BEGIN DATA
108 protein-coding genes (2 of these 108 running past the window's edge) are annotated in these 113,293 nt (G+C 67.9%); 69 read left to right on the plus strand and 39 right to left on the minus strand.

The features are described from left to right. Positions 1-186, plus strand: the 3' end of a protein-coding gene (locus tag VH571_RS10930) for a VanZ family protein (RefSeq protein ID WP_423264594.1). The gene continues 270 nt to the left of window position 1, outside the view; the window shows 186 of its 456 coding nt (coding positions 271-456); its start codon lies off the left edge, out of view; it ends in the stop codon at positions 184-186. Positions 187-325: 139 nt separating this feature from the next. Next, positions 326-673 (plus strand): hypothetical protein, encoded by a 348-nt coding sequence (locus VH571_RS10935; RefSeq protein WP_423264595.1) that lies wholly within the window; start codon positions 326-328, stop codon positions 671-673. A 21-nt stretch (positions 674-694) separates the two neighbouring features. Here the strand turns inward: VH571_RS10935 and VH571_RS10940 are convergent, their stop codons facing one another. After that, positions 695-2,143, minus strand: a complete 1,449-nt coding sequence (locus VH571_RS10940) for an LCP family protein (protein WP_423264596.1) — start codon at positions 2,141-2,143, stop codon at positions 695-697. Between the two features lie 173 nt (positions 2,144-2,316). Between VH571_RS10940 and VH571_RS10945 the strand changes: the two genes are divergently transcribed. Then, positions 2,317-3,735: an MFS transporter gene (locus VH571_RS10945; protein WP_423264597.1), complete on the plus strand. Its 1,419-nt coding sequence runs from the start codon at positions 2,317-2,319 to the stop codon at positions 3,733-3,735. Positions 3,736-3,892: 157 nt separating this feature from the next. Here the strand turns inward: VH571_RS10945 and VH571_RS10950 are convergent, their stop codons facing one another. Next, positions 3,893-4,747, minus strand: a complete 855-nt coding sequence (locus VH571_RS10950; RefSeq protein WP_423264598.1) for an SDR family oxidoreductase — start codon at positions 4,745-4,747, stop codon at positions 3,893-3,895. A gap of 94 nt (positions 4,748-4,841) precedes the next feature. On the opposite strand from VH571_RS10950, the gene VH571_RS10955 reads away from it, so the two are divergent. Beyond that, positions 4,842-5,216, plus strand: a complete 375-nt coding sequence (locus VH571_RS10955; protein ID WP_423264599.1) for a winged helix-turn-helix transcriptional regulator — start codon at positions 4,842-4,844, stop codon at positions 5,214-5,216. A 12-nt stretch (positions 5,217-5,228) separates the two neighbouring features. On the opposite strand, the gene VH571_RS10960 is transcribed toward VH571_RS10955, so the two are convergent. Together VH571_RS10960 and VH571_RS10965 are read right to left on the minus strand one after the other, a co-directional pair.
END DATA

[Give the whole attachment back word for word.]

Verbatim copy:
108 protein-coding genes (2 of these 108 running past the window's edge) are annotated in these 113,293 nt (G+C 67.9%); 69 read left to right on the plus strand and 39 right to left on the minus strand.

The features are described from left to right. Positions 1-186, plus strand: the 3' end of a protein-coding gene (locus tag VH571_RS10930) for a VanZ family protein (RefSeq protein ID WP_423264594.1). The gene continues 270 nt to the left of window position 1, outside the view; the window shows 186 of its 456 coding nt (coding positions 271-456); its start codon lies off the left edge, out of view; it ends in the stop codon at positions 184-186. Positions 187-325: 139 nt separating this feature from the next. Next, positions 326-673 (plus strand): hypothetical protein, encoded by a 348-nt coding sequence (locus VH571_RS10935; RefSeq protein WP_423264595.1) that lies wholly within the window; start codon positions 326-328, stop codon positions 671-673. A 21-nt stretch (positions 674-694) separates the two neighbouring features. Here the strand turns inward: VH571_RS10935 and VH571_RS10940 are convergent, their stop codons facing one another. After that, positions 695-2,143, minus strand: a complete 1,449-nt coding sequence (locus VH571_RS10940) for an LCP family protein (protein WP_423264596.1) — start codon at positions 2,141-2,143, stop codon at positions 695-697. Between the two features lie 173 nt (positions 2,144-2,316). Between VH571_RS10940 and VH571_RS10945 the strand changes: the two genes are divergently transcribed. Then, positions 2,317-3,735: an MFS transporter gene (locus VH571_RS10945; protein WP_423264597.1), complete on the plus strand. Its 1,419-nt coding sequence runs from the start codon at positions 2,317-2,319 to the stop codon at positions 3,733-3,735. Positions 3,736-3,892: 157 nt separating this feature from the next. Here the strand turns inward: VH571_RS10945 and VH571_RS10950 are convergent, their stop codons facing one another. Next, positions 3,893-4,747, minus strand: a complete 855-nt coding sequence (locus VH571_RS10950; RefSeq protein WP_423264598.1) for an SDR family oxidoreductase — start codon at positions 4,745-4,747, stop codon at positions 3,893-3,895. A gap of 94 nt (positions 4,748-4,841) precedes the next feature. On the opposite strand from VH571_RS10950, the gene VH571_RS10955 reads away from it, so the two are divergent. Beyond that, positions 4,842-5,216, plus strand: a complete 375-nt coding sequence (locus VH571_RS10955; protein ID WP_423264599.1) for a winged helix-turn-helix transcriptional regulator — start codon at positions 4,842-4,844, stop codon at positions 5,214-5,216. A 12-nt stretch (positions 5,217-5,228) separates the two neighbouring features. On the opposite strand, the gene VH571_RS10960 is transcribed toward VH571_RS10955, so the two are convergent. Together VH571_RS10960 and VH571_RS10965 are read right to left on the minus strand one after the other, a co-directional pair.